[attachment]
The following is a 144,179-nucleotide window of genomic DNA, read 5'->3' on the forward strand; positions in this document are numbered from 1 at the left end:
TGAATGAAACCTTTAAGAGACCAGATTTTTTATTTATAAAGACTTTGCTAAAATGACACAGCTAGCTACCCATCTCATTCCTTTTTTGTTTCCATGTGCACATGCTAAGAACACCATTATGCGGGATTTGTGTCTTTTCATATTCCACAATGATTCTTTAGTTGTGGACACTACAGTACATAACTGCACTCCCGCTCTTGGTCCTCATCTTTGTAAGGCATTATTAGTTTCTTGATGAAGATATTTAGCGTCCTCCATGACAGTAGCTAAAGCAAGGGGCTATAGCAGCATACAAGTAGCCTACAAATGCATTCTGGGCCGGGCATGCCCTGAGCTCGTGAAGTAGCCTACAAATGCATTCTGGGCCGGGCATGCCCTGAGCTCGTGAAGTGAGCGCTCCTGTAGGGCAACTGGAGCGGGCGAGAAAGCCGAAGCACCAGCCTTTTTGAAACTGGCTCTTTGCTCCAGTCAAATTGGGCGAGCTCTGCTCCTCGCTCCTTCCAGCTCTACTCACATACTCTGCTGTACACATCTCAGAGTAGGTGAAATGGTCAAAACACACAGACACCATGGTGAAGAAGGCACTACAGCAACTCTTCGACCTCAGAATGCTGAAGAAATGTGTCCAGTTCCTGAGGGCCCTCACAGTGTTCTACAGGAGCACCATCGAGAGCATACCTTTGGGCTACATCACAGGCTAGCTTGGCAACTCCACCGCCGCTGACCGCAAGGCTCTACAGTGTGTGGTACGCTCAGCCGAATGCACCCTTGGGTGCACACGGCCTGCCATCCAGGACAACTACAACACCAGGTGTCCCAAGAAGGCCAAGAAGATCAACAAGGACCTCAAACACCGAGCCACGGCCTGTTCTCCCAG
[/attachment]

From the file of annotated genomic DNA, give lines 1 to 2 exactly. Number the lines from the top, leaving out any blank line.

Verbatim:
The following is a 144,179-nucleotide window of genomic DNA, read 5'->3' on the forward strand; positions in this document are numbered from 1 at the left end:
TGAATGAAACCTTTAAGAGACCAGATTTTTTATTTATAAAGACTTTGCTAAAATGACACAGCTAGCTACCCATCTCATTCCTTTTTTGTTTCCATGTGCACATGCTAAGAACACCATTATGCGGGATTTGTGTCTTTTCATATTCCACAATGATTCTTTAGTTGTGGACACTACAGTACATAACTGCACTCCCGCTCTTGGTCCTCATCTTTGTAAGGCATTATTAGTTTCTTGATGAAGATATTTAGCGTCCTCCATGACAGTAGCTAAAGCAAGGGGCTATAGCAGCATACAAGTAGCCTACAAATGCATTCTGGGCCGGGCATGCCCTGAGCTCGTGAAGTAGCCTACAAATGCATTCTGGGCCGGGCATGCCCTGAGCTCGTGAAGTGAGCGCTCCTGTAGGGCAACTGGAGCGGGCGAGAAAGCCGAAGCACCAGCCTTTTTGAAACTGGCTCTTTGCTCCAGTCAAATTGGGCGAGCTCTGCTCCTCGCTCCTTCCAGCTCTACTCACATACTCTGCTGTACACATCTCAGAGTAGGTGAAATGGTCAAAACACACAGACACCATGGTGAAGAAGGCACTACAGCAACTCTTCGACCTCAGAATGCTGAAGAAATGTGTCCAGTTCCTGAGGGCCCTCACAGTGTTCTACAGGAGCACCATCGAGAGCATACCTTTGGGCTACATCACAGGCTAGCTTGGCAACTCCACCGCCGCTGACCGCAAGGCTCTACAGTGTGTGGTACGCTCAGCCGAATGCACCCTTGGGTGCACACGGCCTGCCATCCAGGACAACTACAACACCAGGTGTCCCAAGAAGGCCAAGAAGATCAACAAGGACCTCAAACACCGAGCCACGGCCTGTTCTCCCAG